Facebook, Twitter, Instagram, Snapchat; these aren’t just fun tools to keep up with friends. Our generation uses them as sources of fashion inspiration, news and political discourse. But can too much of a good thing be so bad that it becomes an addiction?
A CLOSER LOOK
Experts are undecided about internet addiction as a real disorder, but there is enough evidence to make a compelling case. A review study done by Nottingham Trent University, which looked at previous research on the psychology of social media, found indications of what they termed ‘Facebook Addiction Disorder’. The authors concluded that addiction criteria such as ‘neglect of personal life, mental preoccupation, escapism, mood-modifying experiences, tolerance and concealing the addictive behaviour’ appeared to be present in some people who make excessive use of social networks.
THE WARNING SIGNS
Addiction compels people to
do certain things so often that it becomes a harmful habit. Social media addiction has the same effect, with people spending so much time on social networks that they neglect their daily life. Behaviours include repetitively checking Facebook status updates, obsessively tracking likes on posts, and stalking people’s online profiles. Social media addiction can be stronger than addiction to alcohol and cigarettes, according to Chicago University researchers. After recording the cravings of 205 adults for several days, they found that resistance to media cravings ranked weaker than that for cigarettes and booze.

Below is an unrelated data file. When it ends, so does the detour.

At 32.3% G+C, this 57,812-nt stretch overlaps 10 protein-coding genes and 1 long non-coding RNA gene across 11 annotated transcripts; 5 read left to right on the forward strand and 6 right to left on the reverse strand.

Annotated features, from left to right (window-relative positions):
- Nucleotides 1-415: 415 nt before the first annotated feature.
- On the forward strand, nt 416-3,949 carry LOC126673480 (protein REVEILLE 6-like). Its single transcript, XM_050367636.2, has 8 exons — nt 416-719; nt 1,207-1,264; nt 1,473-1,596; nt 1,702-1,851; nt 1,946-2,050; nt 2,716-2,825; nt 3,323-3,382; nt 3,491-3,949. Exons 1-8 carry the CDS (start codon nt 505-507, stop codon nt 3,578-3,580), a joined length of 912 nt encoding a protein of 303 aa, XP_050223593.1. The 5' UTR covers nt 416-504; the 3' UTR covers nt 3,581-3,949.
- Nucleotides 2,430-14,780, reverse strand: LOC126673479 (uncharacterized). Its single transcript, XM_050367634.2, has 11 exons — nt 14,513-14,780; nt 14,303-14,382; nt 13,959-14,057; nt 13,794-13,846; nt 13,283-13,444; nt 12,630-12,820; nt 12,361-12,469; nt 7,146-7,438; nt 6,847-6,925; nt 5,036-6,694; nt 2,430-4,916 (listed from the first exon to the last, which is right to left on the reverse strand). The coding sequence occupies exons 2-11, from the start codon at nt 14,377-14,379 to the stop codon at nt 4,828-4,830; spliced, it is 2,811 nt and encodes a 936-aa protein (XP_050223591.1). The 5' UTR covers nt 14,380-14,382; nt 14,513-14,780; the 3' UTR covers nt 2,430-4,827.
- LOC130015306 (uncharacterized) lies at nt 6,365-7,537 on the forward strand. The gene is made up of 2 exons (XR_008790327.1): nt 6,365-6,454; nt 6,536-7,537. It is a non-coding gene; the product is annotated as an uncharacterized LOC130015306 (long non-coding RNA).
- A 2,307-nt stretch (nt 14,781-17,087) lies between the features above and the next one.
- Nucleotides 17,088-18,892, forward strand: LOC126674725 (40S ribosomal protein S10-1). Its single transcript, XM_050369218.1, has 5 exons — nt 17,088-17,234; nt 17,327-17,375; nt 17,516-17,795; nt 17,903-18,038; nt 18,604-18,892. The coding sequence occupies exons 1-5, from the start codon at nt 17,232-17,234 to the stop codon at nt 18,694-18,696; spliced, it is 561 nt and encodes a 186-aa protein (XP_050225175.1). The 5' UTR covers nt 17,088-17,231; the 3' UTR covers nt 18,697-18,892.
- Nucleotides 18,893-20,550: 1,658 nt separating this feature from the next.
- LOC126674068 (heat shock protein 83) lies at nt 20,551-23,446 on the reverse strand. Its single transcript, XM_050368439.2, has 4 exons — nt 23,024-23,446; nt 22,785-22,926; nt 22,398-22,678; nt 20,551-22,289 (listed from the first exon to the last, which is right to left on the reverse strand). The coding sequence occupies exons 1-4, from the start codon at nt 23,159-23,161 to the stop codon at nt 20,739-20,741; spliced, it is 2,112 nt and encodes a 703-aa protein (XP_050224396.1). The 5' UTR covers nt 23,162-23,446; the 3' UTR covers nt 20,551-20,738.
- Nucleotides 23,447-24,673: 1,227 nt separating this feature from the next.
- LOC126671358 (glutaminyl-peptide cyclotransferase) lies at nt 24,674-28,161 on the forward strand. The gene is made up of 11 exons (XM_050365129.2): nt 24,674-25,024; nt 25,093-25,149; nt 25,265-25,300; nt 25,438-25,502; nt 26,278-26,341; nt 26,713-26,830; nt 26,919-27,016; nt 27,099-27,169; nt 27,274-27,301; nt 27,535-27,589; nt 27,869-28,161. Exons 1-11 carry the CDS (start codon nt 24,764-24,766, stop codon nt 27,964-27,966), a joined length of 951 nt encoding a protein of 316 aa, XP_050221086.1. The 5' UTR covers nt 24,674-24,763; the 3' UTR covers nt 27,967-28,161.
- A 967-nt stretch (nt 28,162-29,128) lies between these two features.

MIND THE BAIT
Social media notifications have a significant role in maintaining addiction. ‘They play the same psychological trick on you that clickbait headlines do – they tell you that there’s information you really want to know, but they don’t tell you enough to satisfy,’ Mike says. ‘Seeing a red “3” on the Facebook notifications bar is like a clickbait headline: “You won’t believe what three people have said about you.” You’ve got to click or tap. It’s compulsive.’
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